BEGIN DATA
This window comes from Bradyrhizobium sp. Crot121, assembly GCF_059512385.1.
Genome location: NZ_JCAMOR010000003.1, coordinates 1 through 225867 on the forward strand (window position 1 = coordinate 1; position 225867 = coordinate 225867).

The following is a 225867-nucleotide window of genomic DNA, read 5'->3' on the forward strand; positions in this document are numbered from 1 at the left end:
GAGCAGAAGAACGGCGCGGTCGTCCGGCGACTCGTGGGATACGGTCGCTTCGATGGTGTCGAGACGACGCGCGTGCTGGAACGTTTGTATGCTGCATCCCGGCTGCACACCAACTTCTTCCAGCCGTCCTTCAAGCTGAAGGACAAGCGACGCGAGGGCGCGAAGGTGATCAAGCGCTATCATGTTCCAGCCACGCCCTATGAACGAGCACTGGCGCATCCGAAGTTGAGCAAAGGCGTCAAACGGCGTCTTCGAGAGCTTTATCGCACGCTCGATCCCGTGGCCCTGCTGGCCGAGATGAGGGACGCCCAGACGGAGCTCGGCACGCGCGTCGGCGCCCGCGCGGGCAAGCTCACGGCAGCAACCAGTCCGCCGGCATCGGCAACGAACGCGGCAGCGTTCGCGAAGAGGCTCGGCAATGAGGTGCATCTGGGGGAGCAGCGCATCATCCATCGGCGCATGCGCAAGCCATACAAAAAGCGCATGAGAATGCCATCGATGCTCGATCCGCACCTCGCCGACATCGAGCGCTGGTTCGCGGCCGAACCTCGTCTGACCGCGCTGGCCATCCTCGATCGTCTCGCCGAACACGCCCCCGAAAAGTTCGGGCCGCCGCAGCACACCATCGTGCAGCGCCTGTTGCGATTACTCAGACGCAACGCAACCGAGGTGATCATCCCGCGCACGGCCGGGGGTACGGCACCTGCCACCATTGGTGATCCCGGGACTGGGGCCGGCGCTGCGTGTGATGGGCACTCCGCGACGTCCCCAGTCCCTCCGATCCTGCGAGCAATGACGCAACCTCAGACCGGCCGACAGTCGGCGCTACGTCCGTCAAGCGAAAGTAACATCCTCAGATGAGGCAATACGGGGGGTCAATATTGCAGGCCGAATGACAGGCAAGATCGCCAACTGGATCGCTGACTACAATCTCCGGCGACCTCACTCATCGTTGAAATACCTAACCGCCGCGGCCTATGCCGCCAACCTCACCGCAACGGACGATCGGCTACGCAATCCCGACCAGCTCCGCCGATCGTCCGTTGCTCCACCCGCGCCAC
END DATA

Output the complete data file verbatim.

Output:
This window comes from Bradyrhizobium sp. Crot121, assembly GCF_059512385.1.
Genome location: NZ_JCAMOR010000003.1, coordinates 1 through 225867 on the forward strand (window position 1 = coordinate 1; position 225867 = coordinate 225867).

The following is a 225867-nucleotide window of genomic DNA, read 5'->3' on the forward strand; positions in this document are numbered from 1 at the left end:
GAGCAGAAGAACGGCGCGGTCGTCCGGCGACTCGTGGGATACGGTCGCTTCGATGGTGTCGAGACGACGCGCGTGCTGGAACGTTTGTATGCTGCATCCCGGCTGCACACCAACTTCTTCCAGCCGTCCTTCAAGCTGAAGGACAAGCGACGCGAGGGCGCGAAGGTGATCAAGCGCTATCATGTTCCAGCCACGCCCTATGAACGAGCACTGGCGCATCCGAAGTTGAGCAAAGGCGTCAAACGGCGTCTTCGAGAGCTTTATCGCACGCTCGATCCCGTGGCCCTGCTGGCCGAGATGAGGGACGCCCAGACGGAGCTCGGCACGCGCGTCGGCGCCCGCGCGGGCAAGCTCACGGCAGCAACCAGTCCGCCGGCATCGGCAACGAACGCGGCAGCGTTCGCGAAGAGGCTCGGCAATGAGGTGCATCTGGGGGAGCAGCGCATCATCCATCGGCGCATGCGCAAGCCATACAAAAAGCGCATGAGAATGCCATCGATGCTCGATCCGCACCTCGCCGACATCGAGCGCTGGTTCGCGGCCGAACCTCGTCTGACCGCGCTGGCCATCCTCGATCGTCTCGCCGAACACGCCCCCGAAAAGTTCGGGCCGCCGCAGCACACCATCGTGCAGCGCCTGTTGCGATTACTCAGACGCAACGCAACCGAGGTGATCATCCCGCGCACGGCCGGGGGTACGGCACCTGCCACCATTGGTGATCCCGGGACTGGGGCCGGCGCTGCGTGTGATGGGCACTCCGCGACGTCCCCAGTCCCTCCGATCCTGCGAGCAATGACGCAACCTCAGACCGGCCGACAGTCGGCGCTACGTCCGTCAAGCGAAAGTAACATCCTCAGATGAGGCAATACGGGGGGTCAATATTGCAGGCCGAATGACAGGCAAGATCGCCAACTGGATCGCTGACTACAATCTCCGGCGACCTCACTCATCGTTGAAATACCTAACCGCCGCGGCCTATGCCGCCAACCTCACCGCAACGGACGATCGGCTACGCAATCCCGACCAGCTCCGCCGATCGTCCGTTGCTCCACCCGCGCCAC